She also gave us references for the great contractors she had worked with. After we bought the house, Sara continued to answer our questions and address our concerns in a timely manner.

Sara has set a high standard for a realtor we want to work with in the future.

Our real estate agent: A referral from a realtor we found on Dave Ramsey’s Endorsed Local Providers network. In hindsight, we should have asked our friends for advice since they later told us about their wonderful realtors, who we could have worked with.

3. Find a mortgage lender

I read everywhere that we should shop for a mortgage lender with a low interest rate, no hidden fees, and no gimmicks. Being presented with a variety of options, we decided to ask Sara, our realtor, for recommendations.

After we got a quote from the mortgage firm and confirmed that there were no hidden fees, I went online to look at the mortgage rates at different banks and got a couple of quotes, all of which were almost the same or higher than the one from Sara’s referred lender.

I contacted the mortgage rep who explained to me that the mortgage rates fluctuated on each business day as they were determined by the movements in the US Bond Market (as mortgages are essentially fixed rate bonds).

The rate they gave me was for that particular day. The actual interest rate that we would get for our loan would be determined the day we negotiated an agreement with the seller (aka a “ratified contract”).

The firm rep said that many lenders can quote a very “low ball” rate to get you to think that they are so much lower than all the other lenders in the market.

When you do get the ratified contract, however, they decide to tell you the real rate and blame it on the sudden increased rates on the market. It’s a “bait and switch” tactic commonly used by many dishonest lenders.

I asked for evidence, and they directed us to the Freddie Mac website. At this point, Mr. FAF and I were convinced and decided to work with the firm.

Our mortgage lender: A mortgage firm referred to us by our realtor. We asked about the basis (evidence) of their quote and also researched other lenders.

4. Finding our home

Since our first realtor wasn’t so active in sending us postings, Mr. FAF and I set out to search our dream home by ourselves. Knowing that downtown DC is expensive, we looked at surrounding neighborhoods in Maryland and Virginia where we could get more bang for our buck.

We used four websites primarily:

Zillow

Pros: The website looks modern and is user-friendly with great pictures and a nice layout.

Cons: The status of a house (i.e. a house under contract, sales completed) is not as updated as on Redfin. This can be a major drawback when you’re interested in a house but not sure if it’s under contract to put in an offer.  Also, Zillow rarely has information about the HOA fee for condos and townhouses.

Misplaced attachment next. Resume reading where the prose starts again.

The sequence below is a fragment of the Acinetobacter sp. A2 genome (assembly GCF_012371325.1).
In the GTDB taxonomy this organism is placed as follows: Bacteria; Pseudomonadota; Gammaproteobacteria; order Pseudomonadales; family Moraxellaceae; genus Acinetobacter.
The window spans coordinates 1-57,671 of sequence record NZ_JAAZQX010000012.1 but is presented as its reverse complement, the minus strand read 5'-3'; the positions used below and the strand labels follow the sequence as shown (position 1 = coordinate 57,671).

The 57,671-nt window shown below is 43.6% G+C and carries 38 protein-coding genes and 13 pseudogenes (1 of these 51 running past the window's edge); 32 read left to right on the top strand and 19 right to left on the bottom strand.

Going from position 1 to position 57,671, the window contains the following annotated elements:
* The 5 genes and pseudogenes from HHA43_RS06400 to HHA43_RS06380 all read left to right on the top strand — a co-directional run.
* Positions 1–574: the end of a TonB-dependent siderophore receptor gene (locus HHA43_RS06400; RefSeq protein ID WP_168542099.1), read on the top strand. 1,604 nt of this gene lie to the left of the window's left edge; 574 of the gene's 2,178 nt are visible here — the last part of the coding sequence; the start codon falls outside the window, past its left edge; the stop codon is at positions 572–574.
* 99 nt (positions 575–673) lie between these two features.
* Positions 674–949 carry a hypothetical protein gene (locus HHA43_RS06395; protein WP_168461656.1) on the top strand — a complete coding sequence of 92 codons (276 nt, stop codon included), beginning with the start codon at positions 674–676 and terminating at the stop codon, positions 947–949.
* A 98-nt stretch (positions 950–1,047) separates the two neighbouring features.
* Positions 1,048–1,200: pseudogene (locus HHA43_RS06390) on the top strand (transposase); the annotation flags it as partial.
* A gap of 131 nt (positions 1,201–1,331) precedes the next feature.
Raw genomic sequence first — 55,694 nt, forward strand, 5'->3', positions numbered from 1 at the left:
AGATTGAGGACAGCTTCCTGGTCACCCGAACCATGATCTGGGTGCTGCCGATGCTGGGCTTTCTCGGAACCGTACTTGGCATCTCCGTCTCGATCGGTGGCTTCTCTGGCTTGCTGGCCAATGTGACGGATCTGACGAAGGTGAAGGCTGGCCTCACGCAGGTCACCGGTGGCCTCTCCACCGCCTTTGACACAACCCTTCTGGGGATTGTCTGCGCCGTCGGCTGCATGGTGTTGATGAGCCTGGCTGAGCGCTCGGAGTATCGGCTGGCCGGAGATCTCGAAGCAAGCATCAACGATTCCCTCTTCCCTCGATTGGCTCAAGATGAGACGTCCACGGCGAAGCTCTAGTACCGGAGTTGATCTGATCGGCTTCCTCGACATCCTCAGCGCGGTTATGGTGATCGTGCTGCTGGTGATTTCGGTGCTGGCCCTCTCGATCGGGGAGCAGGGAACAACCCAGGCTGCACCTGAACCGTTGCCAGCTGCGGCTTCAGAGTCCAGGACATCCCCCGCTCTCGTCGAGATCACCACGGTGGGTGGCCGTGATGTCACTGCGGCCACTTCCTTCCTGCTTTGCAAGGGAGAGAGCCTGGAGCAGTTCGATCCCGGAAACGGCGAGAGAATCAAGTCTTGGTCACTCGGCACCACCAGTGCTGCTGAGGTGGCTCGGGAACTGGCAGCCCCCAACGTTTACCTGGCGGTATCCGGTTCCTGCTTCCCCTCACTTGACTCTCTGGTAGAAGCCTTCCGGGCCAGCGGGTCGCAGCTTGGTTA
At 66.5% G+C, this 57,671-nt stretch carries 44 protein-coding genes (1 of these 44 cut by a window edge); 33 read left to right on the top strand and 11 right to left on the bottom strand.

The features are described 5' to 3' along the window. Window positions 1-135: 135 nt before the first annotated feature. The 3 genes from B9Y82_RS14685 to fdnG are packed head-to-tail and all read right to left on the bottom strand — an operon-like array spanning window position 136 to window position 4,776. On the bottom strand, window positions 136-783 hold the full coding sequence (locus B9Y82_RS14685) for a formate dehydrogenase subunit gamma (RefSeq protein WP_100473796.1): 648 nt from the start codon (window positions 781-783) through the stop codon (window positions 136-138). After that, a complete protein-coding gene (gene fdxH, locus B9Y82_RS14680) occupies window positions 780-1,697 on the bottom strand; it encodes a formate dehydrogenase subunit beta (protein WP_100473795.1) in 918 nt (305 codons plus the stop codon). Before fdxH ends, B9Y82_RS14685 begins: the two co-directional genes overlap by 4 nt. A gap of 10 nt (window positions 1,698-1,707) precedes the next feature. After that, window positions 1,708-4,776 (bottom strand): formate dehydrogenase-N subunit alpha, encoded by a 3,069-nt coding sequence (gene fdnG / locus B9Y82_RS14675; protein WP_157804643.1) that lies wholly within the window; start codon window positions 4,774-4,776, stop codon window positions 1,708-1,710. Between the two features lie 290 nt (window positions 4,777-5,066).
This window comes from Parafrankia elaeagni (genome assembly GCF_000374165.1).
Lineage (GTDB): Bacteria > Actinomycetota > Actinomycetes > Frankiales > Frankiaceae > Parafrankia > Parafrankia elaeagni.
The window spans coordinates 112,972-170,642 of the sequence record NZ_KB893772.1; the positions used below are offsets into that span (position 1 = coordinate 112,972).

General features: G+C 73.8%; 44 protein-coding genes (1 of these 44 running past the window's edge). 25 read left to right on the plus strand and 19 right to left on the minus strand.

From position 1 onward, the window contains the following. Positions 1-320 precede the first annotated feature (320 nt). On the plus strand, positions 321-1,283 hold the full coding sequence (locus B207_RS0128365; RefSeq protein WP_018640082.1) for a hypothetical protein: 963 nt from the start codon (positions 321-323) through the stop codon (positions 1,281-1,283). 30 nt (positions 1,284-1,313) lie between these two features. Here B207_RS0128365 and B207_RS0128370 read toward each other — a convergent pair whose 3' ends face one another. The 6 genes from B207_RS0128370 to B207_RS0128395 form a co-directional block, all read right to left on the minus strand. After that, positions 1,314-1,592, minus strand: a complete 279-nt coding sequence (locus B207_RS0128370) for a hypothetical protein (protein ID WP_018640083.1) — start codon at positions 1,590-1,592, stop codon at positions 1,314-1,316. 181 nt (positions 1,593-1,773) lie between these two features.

Redfin

Pros: Redfin has updated info about the status of a house.

Cons: I don’t really like the photos and layout on Redfin. It doesn’t look as modern and clean as Zillow.

Movoto

Pros: This site presents points of interest (i.e. restaurants, public transit, grocery stores) within two miles of the property.

Cons: The font is hard too read, and the layout seems confusing.

Live Near Metro

Pros: Mr. FAF and I wanted to buy a house near a Metro station. While Mr. FAF was excellent at navigating houses on the map, I had a hard time using Redfin and Zillow to find a house near the Metro. The site lists houses for sale and for rent within one mile of each train station in DC.

Cons: Though convenient, this site does not list all the houses on sale within the 1 mile distance from the Metro. At one point, we saw our house available on the website, but it was later removed although no one had put in an offer yet. It also doesn’t offer as much detail as Zillow and Redfin.

Our houses of interest: We actively searched for them on Zillow, Redfin, Movoto and LiveNearMetro.

5. Put in an offer

1st offer

The very first house we fell in love with was a 3bd/2bth townhouse within a 10 minute walk from the Metro, had a finished basement with a half bath, and was lower than $400,000. We went to check the house at 8 PM since I had to work that day.

We had already liked it just from looking at the pictures on Zillow. Our realtor called the buyer’s agent and told us someone had already put in an offer at the full price. If we didn’t want to top that by 10 AM the next day, then we didn’t need to write an offer. Mr. FAF and I went back and forth for two hours.